The South Korean violinist talks to Andrew Mellor about competitions and her experience so far of life as a professional solo violinist

Bomsori Kim

Photo: Karol Solokowski
Bomsori Kim performs with the NFM Wroclaw Philharmonic conducted by Giancarlo Guerrero for streamed music service DG Stage in September 2020

The following extract is from The Strad’s June issue cover feature profiling the rising star violinist Bomsori Kim. To read it in full, click here to subscribe and login. The June 2021 digital magazine and print edition are on sale now

‘I have started to enjoy the process,’ Kim says of turning up in a new city to work with a new group of colleagues for a week. ‘It’s always refreshing to be exposed to new ideas, that two people can interpret things so differently. There are more questions I’m not afraid to ask now, and I am more open to listening to opinions, to seeing if it works for me and if I can apply it to my own music making. Anyway, answers in music are never a hundred per cent clear; things are always open-ended.’

It was a string of prizes at numerous international competitions that brought Kim to prominence in the mid-2010s, including a shared second prize in the violin category at the 2013 ARD International Music Competition in Munich (first prize was not awarded that year) and eleven prizes at the 2016 International Henryk Wieniawski Violin Competition. What she learnt above all from the competition circuit was stamina. ‘You’re there for a month, you’re putting all your efforts into each round. It was helpful for me to learn about that strength, in preparation for becoming a professional concert violinist.’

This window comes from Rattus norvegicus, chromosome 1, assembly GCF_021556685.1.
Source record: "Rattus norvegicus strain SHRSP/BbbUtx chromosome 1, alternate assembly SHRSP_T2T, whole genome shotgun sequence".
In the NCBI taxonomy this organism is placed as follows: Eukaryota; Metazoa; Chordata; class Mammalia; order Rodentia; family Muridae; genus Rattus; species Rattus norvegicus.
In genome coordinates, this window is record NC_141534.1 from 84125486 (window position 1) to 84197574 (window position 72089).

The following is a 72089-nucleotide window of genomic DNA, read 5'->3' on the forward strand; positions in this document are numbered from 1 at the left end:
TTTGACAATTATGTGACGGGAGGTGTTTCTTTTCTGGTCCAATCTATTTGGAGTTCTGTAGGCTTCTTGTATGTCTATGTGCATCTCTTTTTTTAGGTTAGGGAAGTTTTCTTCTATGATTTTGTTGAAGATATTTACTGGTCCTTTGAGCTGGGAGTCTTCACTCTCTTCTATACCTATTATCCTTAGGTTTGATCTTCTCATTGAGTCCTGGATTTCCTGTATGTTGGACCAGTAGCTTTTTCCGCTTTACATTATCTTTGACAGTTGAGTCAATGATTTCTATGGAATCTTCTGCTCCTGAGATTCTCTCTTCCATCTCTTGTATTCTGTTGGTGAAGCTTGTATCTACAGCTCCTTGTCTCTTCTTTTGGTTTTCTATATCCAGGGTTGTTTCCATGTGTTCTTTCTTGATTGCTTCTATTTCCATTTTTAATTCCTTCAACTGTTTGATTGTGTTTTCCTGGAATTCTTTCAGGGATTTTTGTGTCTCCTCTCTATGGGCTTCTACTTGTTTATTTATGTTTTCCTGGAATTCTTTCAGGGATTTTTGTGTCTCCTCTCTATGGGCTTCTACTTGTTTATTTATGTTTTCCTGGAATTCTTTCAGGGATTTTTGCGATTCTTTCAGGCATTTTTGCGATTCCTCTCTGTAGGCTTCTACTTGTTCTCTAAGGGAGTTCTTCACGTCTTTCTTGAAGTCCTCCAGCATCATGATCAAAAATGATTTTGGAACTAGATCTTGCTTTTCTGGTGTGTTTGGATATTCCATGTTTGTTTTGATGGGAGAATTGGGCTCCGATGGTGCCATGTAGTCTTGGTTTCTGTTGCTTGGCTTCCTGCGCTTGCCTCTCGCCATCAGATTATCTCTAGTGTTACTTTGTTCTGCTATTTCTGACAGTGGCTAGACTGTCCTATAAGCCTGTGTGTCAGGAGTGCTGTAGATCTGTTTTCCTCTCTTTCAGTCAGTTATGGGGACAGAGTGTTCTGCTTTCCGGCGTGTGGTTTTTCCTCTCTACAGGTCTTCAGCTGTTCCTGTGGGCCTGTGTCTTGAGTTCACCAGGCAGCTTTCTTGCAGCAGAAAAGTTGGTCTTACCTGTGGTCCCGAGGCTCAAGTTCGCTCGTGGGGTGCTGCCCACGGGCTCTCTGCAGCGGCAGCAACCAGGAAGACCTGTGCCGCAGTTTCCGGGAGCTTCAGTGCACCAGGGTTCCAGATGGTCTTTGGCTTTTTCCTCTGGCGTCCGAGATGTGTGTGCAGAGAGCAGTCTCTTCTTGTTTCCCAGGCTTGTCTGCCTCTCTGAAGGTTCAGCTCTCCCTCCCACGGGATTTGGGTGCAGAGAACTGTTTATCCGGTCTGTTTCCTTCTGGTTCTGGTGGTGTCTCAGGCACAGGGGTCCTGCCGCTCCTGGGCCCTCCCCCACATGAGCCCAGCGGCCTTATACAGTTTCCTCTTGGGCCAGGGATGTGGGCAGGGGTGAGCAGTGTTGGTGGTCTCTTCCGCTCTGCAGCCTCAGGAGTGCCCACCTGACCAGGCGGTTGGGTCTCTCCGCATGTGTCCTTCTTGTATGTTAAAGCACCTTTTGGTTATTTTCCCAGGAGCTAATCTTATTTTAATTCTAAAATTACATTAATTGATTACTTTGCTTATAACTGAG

Read Bomsori: Singing from the heart

Read The Strad June 2021 issue is out now!

Watch Bomsori plays Wieniawski Violin Concerto no.2

Read Violinist Bomsori Kim signs to Deutsche Grammophon


Is the professional life a little easier than endless competitions? ‘No, it’s worse. It’s really a lot worse!’ In what sense? ‘Because there’s all the travelling and all the stress, and the people you meet don’t know what situation you are in. At least in a competition, people know you’re in a competition: that you’re in the third round or fourth round. When you appear somewhere to give a concert, they don’t know where you’ve been the week before. You are there just once, and maybe you will never be invited back, so you have to give your best all the time – to everybody.’